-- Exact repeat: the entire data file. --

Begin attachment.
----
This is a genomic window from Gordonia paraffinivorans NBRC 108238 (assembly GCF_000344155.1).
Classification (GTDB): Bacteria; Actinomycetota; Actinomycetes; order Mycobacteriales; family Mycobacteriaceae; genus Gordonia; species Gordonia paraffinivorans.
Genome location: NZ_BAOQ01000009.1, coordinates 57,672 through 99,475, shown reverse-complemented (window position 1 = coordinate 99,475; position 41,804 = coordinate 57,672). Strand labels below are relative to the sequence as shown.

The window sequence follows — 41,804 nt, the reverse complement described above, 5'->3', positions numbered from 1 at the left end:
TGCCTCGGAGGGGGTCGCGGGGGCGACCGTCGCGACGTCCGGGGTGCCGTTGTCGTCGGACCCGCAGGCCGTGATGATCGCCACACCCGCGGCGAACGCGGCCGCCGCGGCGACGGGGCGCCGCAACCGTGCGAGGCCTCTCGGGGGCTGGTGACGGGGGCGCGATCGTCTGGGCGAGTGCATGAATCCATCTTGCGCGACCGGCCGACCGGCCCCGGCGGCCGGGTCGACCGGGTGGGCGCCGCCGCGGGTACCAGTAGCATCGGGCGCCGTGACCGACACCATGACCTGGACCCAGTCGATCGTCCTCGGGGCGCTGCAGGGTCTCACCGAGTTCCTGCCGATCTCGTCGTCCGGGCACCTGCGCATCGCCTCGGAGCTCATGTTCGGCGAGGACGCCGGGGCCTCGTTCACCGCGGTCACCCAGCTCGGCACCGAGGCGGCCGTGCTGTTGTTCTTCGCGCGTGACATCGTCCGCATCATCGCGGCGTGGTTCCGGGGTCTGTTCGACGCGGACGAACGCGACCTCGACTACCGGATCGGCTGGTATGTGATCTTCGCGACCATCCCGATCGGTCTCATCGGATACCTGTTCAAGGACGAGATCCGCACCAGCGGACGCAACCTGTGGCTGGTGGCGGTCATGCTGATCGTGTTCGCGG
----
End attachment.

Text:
This is a genomic window from Gordonia paraffinivorans NBRC 108238 (assembly GCF_000344155.1).
Classification (GTDB): Bacteria; Actinomycetota; Actinomycetes; order Mycobacteriales; family Mycobacteriaceae; genus Gordonia; species Gordonia paraffinivorans.
Genome location: NZ_BAOQ01000009.1, coordinates 57,672 through 99,475, shown reverse-complemented (window position 1 = coordinate 99,475; position 41,804 = coordinate 57,672). Strand labels below are relative to the sequence as shown.

The window sequence follows — 41,804 nt, the reverse complement described above, 5'->3', positions numbered from 1 at the left end:
TGCCTCGGAGGGGGTCGCGGGGGCGACCGTCGCGACGTCCGGGGTGCCGTTGTCGTCGGACCCGCAGGCCGTGATGATCGCCACACCCGCGGCGAACGCGGCCGCCGCGGCGACGGGGCGCCGCAACCGTGCGAGGCCTCTCGGGGGCTGGTGACGGGGGCGCGATCGTCTGGGCGAGTGCATGAATCCATCTTGCGCGACCGGCCGACCGGCCCCGGCGGCCGGGTCGACCGGGTGGGCGCCGCCGCGGGTACCAGTAGCATCGGGCGCCGTGACCGACACCATGACCTGGACCCAGTCGATCGTCCTCGGGGCGCTGCAGGGTCTCACCGAGTTCCTGCCGATCTCGTCGTCCGGGCACCTGCGCATCGCCTCGGAGCTCATGTTCGGCGAGGACGCCGGGGCCTCGTTCACCGCGGTCACCCAGCTCGGCACCGAGGCGGCCGTGCTGTTGTTCTTCGCGCGTGACATCGTCCGCATCATCGCGGCGTGGTTCCGGGGTCTGTTCGACGCGGACGAACGCGACCTCGACTACCGGATCGGCTGGTATGTGATCTTCGCGACCATCCCGATCGGTCTCATCGGATACCTGTTCAAGGACGAGATCCGCACCAGCGGACGCAACCTGTGGCTGGTGGCGGTCATGCTGATCGTGTTCGCGG